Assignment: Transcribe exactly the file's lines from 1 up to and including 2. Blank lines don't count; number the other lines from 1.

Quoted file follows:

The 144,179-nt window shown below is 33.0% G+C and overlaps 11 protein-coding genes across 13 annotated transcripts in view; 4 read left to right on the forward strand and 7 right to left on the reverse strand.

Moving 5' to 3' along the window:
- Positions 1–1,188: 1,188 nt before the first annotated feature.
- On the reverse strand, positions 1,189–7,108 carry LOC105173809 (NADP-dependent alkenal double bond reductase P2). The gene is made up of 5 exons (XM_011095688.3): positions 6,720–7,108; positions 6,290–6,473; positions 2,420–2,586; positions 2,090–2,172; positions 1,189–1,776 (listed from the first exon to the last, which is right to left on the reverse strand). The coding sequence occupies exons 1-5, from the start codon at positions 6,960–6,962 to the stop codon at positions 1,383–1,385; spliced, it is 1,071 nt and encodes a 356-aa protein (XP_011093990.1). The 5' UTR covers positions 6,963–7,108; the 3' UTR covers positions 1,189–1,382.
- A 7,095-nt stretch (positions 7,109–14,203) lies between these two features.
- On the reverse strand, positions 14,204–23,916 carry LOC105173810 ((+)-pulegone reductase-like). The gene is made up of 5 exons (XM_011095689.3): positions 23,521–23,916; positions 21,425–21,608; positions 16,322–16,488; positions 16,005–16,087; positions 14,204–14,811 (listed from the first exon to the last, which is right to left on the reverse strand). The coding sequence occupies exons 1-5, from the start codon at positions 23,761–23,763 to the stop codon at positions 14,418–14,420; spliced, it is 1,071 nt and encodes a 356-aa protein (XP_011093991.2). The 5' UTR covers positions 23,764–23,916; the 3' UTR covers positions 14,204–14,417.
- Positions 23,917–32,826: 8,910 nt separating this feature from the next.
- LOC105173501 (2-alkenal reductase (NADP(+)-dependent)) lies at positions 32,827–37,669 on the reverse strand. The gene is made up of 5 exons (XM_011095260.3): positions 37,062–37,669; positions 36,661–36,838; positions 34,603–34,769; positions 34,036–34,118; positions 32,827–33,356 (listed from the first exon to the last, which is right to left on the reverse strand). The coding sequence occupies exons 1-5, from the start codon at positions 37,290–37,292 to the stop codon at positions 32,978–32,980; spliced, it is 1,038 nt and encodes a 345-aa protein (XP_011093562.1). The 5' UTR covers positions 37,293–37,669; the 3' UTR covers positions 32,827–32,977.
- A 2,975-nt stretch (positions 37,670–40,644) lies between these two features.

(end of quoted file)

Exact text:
The 144,179-nt window shown below is 33.0% G+C and overlaps 11 protein-coding genes across 13 annotated transcripts in view; 4 read left to right on the forward strand and 7 right to left on the reverse strand.

Moving 5' to 3' along the window: